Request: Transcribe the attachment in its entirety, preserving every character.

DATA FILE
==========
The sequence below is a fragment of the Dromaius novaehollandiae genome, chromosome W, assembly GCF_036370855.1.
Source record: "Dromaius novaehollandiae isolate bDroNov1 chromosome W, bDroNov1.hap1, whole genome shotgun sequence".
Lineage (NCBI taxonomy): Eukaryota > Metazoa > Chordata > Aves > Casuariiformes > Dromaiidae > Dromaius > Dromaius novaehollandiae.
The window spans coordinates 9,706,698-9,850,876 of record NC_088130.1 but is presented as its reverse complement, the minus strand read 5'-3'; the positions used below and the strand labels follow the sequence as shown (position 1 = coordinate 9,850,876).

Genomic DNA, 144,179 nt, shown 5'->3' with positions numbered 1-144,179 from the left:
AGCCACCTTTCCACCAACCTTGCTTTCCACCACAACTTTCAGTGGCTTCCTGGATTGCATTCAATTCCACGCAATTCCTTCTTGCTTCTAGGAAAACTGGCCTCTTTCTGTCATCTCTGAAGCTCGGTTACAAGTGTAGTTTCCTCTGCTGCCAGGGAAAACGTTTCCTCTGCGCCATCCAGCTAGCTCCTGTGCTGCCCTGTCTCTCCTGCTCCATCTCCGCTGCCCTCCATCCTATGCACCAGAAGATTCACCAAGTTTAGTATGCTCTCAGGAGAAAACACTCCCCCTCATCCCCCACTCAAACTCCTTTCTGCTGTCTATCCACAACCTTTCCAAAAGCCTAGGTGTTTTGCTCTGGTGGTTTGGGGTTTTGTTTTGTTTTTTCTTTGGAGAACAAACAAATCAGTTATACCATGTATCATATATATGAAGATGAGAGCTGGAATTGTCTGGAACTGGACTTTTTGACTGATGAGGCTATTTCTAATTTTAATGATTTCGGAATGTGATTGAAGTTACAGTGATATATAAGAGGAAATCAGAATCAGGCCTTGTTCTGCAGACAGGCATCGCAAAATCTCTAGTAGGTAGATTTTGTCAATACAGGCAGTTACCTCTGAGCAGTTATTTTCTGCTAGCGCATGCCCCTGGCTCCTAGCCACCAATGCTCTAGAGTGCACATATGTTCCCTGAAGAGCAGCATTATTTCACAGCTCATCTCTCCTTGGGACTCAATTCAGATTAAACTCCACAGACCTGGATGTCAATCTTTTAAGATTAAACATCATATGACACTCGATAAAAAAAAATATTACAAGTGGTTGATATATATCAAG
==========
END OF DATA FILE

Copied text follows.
The sequence below is a fragment of the Dromaius novaehollandiae genome, chromosome W, assembly GCF_036370855.1.
Source record: "Dromaius novaehollandiae isolate bDroNov1 chromosome W, bDroNov1.hap1, whole genome shotgun sequence".
Lineage (NCBI taxonomy): Eukaryota > Metazoa > Chordata > Aves > Casuariiformes > Dromaiidae > Dromaius > Dromaius novaehollandiae.
The window spans coordinates 9,706,698-9,850,876 of record NC_088130.1 but is presented as its reverse complement, the minus strand read 5'-3'; the positions used below and the strand labels follow the sequence as shown (position 1 = coordinate 9,850,876).

Genomic DNA, 144,179 nt, shown 5'->3' with positions numbered 1-144,179 from the left:
AGCCACCTTTCCACCAACCTTGCTTTCCACCACAACTTTCAGTGGCTTCCTGGATTGCATTCAATTCCACGCAATTCCTTCTTGCTTCTAGGAAAACTGGCCTCTTTCTGTCATCTCTGAAGCTCGGTTACAAGTGTAGTTTCCTCTGCTGCCAGGGAAAACGTTTCCTCTGCGCCATCCAGCTAGCTCCTGTGCTGCCCTGTCTCTCCTGCTCCATCTCCGCTGCCCTCCATCCTATGCACCAGAAGATTCACCAAGTTTAGTATGCTCTCAGGAGAAAACACTCCCCCTCATCCCCCACTCAAACTCCTTTCTGCTGTCTATCCACAACCTTTCCAAAAGCCTAGGTGTTTTGCTCTGGTGGTTTGGGGTTTTGTTTTGTTTTTTCTTTGGAGAACAAACAAATCAGTTATACCATGTATCATATATATGAAGATGAGAGCTGGAATTGTCTGGAACTGGACTTTTTGACTGATGAGGCTATTTCTAATTTTAATGATTTCGGAATGTGATTGAAGTTACAGTGATATATAAGAGGAAATCAGAATCAGGCCTTGTTCTGCAGACAGGCATCGCAAAATCTCTAGTAGGTAGATTTTGTCAATACAGGCAGTTACCTCTGAGCAGTTATTTTCTGCTAGCGCATGCCCCTGGCTCCTAGCCACCAATGCTCTAGAGTGCACATATGTTCCCTGAAGAGCAGCATTATTTCACAGCTCATCTCTCCTTGGGACTCAATTCAGATTAAACTCCACAGACCTGGATGTCAATCTTTTAAGATTAAACATCATATGACACTCGATAAAAAAAAATATTACAAGTGGTTGATATATATCAAG